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Let us consider the automorphism group of the special unitary group $G=SU(N)$.

We know there is an exact sequence: $$ 0 \to \text{Inn}(G) \to \text{Aut}(G) \to \text{Out}(G) \to 0. $$

For $G=SU(2)$, we have:

  • $\text{Z}(SU(2)) =\mathbb Z_2$,
  • $\text{Inn}(SU(2)) = SO(3)$,
  • $\text{Out}(SU(2)) = 0$,

And so $\text{Aut}(SU(2))=SO(3)$.

For $N > 2$, we have:

  • $\text{Z}(SU(N)) =\mathbb Z_{N}$,
  • $\text{Inn}(SU(N)) = PSU(N)$,
  • $\text{Out}(SU(N)) = \mathbb Z_2$.

My question is:

Does $\text{Aut}(SU(N))=PSU(N) \times \mathbb Z_2$? If not, does this answer depend on whether $N$ is odd or even?

It looks to me that there is a nontrivial fibration depending on something like $H^2(B\mathbb Z_2,PSU(N))$ due to $$ B\text{Inn}(G) \to B\text{Aut}(G) \to B\text{Out}(G) \to B^2\text{Inn}(G) \to$$ and thus $$ BPSU(N) \to B\text{Aut}(G) \to B\mathbb Z_2 \to B^2PSU(N) \to$$

But I do not know how to define $H^2(B\mathbb Z_2,PSU(N))$, if this is a correct thing to ponder.

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    $\begingroup$ this may be preliminary for answering your question: mathoverflow.net/questions/40666/… - which you may already know well. $\endgroup$ – wonderich May 1 at 3:48
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    $\begingroup$ In fact this completely answers the question. $\endgroup$ – abx May 1 at 4:05
  • $\begingroup$ what is the answer? I am asking the total Aut of $SU(N)$? $\endgroup$ – annie heart May 1 at 4:46
  • $\begingroup$ p.s. I am not asking Inn or Out of $SU(N)$. $\endgroup$ – annie heart May 1 at 4:51
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    $\begingroup$ The answer is that it is a semi-direct product $\operatorname{PSU} (N)\rtimes \mathbb{Z}/2$, with $\mathbb{Z}/2$ acting on $\operatorname{PSU}(N) $ by conjugation. $\endgroup$ – abx May 1 at 5:58
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Let $G$ be a compact simple simply connected Lie group. Then any automorphism of $G$ determines an automorphism of its Lie algebra $\mathfrak{g}$ and visa versa. So $\mathrm{Aut}(G)$ is naturally isomorphic to the linear group $\mathrm{Aut}(\mathfrak{g})$.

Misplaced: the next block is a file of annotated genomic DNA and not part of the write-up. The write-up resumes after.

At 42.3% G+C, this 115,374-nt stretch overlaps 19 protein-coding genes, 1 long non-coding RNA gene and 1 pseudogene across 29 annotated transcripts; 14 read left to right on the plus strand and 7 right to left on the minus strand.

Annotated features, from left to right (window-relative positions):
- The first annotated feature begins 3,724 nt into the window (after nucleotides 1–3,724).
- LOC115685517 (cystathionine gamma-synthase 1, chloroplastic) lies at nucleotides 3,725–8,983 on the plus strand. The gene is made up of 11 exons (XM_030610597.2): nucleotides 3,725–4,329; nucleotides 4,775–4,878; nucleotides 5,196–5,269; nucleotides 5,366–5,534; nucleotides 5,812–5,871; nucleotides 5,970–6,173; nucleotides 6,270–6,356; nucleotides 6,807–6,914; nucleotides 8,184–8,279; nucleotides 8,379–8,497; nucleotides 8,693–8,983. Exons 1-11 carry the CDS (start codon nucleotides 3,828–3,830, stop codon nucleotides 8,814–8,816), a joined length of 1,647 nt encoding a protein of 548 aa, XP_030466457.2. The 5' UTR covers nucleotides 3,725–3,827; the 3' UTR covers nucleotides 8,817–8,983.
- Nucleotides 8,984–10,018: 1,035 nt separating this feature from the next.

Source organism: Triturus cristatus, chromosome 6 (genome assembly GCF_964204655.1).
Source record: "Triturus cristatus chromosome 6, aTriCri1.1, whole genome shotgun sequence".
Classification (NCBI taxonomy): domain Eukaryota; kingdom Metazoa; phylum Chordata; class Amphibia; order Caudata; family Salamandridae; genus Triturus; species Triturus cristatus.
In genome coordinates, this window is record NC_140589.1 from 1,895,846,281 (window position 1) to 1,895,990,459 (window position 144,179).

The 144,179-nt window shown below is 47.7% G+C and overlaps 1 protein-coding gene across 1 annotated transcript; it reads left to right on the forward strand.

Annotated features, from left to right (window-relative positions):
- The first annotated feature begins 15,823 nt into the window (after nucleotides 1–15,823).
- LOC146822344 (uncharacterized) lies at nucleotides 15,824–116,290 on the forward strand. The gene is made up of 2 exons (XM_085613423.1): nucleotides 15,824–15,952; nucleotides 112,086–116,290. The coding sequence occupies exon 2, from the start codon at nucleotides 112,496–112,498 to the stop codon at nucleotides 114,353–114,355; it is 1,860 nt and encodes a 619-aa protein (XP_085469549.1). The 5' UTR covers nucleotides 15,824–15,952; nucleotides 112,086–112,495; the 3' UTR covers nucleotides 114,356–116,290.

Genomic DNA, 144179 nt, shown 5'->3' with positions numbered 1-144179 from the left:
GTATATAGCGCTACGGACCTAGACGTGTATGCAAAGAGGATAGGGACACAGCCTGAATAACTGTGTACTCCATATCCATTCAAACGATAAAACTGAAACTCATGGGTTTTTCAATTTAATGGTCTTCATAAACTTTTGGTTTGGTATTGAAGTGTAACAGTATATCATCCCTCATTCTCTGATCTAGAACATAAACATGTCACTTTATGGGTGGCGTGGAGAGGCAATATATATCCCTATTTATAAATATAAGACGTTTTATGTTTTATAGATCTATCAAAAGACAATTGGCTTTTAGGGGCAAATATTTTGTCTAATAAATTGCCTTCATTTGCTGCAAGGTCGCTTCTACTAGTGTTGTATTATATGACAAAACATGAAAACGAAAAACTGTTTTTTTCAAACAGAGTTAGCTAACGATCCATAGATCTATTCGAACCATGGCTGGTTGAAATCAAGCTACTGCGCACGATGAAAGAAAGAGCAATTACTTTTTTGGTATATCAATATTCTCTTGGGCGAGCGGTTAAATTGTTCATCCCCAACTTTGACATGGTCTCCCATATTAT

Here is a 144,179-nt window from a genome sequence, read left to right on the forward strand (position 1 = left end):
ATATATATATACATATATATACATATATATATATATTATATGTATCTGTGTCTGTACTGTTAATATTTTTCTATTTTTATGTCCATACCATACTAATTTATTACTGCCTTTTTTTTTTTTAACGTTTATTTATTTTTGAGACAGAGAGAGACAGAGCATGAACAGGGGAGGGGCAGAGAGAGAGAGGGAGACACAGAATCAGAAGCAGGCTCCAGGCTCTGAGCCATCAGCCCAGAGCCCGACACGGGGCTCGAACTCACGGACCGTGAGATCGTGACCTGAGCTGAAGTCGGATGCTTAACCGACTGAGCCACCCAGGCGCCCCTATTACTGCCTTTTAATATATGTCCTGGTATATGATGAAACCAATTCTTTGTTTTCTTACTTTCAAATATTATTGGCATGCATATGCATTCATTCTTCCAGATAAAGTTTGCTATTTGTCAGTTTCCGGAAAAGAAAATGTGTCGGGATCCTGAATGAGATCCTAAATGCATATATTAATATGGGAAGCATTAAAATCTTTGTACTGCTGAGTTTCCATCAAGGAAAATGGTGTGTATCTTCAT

The sequence $1\to \mathrm{Inn}(\mathfrak{g})\to \mathrm{Aut}(\mathfrak{g})\to \mathrm{Out}(\mathfrak{g})\to 1$ is split.

Moreover, $\mathrm{Out}(G)\cong\mathrm{Out}(\mathfrak{g})\cong \mathrm{Aut}(D_\mathfrak{g})$ where $D_\mathfrak{g}$ is the Dynkin diagram of $\mathfrak{g}$.

The upshot is:

$$\mathrm{Aut}(G)\cong \mathrm{Aut}(\mathfrak{g})\cong \mathrm{Inn}(\mathfrak{g})\rtimes \mathrm{Out}(G)\cong \mathrm{Inn}(\mathfrak{g})\rtimes \mathrm{Aut}(D_\mathfrak{g}).$$

For types $A_1, B_n, C_n, G_2, F_4, E_7, E_8$ there are no symmetries of the Dynkin diagram. For $A_n$ ($n>1$), $D_n$ ($n\not=4$), and $E_6$, we have $\mathrm{Aut}(D_\mathfrak{g})\cong \mathbb{Z}/2\mathbb{Z}$. And in the final case of $D_4$, the symmetry group is the symmetric group on three letters.

In particular, as stated in the comments: $$\mathrm{Aut}(\mathrm{SU}(n))\cong\left\{\begin{array}{ll}\mathrm{PSU}(n)\rtimes \mathbb{Z}/2\mathbb{Z},&\text{ if } n\geq 3\\ \mathrm{PU}(2),&\text{ if }n=2. \end{array}\right.$$

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  • $\begingroup$ PSU(2) = PU(2), yes? $\endgroup$ – annie heart May 6 at 19:27
  • $\begingroup$ Does it mean that the $\mathrm{Aut}(\mathrm{PU}(n))=\mathrm{Aut}(\mathrm{PSU}(n))=\mathrm{Aut}(\mathrm{SU}(n))$, since they have the same Lie algebra: $$\mathrm{Aut}(\mathrm{PSU}(n))\cong\left\{\begin{array}{ll}\mathrm{PSU}(n)\rtimes \mathbb{Z}/2\mathbb{Z},&\text{ if } n\geq 3\\ \mathrm{PU}(2),&\text{ if }n=2. \end{array}\right. ?$$ $\endgroup$ – annie heart May 6 at 19:35
  • $\begingroup$ Do we have $$\mathrm{Out}(G)\cong\mathrm{Out}(\mathfrak{g})?$$ $$\mathrm{Inn}(G)\cong\mathrm{Inn}(\mathfrak{g})?$$ $$\mathrm{Aut}(G)\cong\mathrm{Aut}(\mathfrak{g})?$$ in general? $\endgroup$ – annie heart May 6 at 19:43
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    $\begingroup$ $PU(n)\cong PSU(n)$ in general. For simply-connected Lie groups, $\mathrm{Aut}(G)\cong \mathrm{Aut}(\mathfrak{g})$ and $\mathrm{Out}(G)\cong \mathrm{Out}(\mathfrak{g})$.The same argument does not work for $\mathrm{Aut}(PG)$ since $PG$ is not generally simply-connected. The inner automorphisms of the Lie algebra are the image of $G$ via the adjoint. I think you need to generally figure out the kernel. $\endgroup$ – Sean Lawton May 6 at 21:08
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    $\begingroup$ I am not sure. I think it is true for simple, simply-connected compact Lie groups. "Proof:" Since $G$ is simple, the Lie algebra of $\mathrm{Inn}(\mathfrak{g})$ is $\mathfrak{g}$ itself. Thus, since $G$ is simply-connected and compact, the abstract Lie group structure on $\mathrm{Inn}(\mathfrak{g})$ is a finite central quotient of $G$. Since the center is in the kernel, it must be $PG$. And $\mathrm{Inn}(G)\cong PG$ always. $\Box$ $\endgroup$ – Sean Lawton May 6 at 21:17

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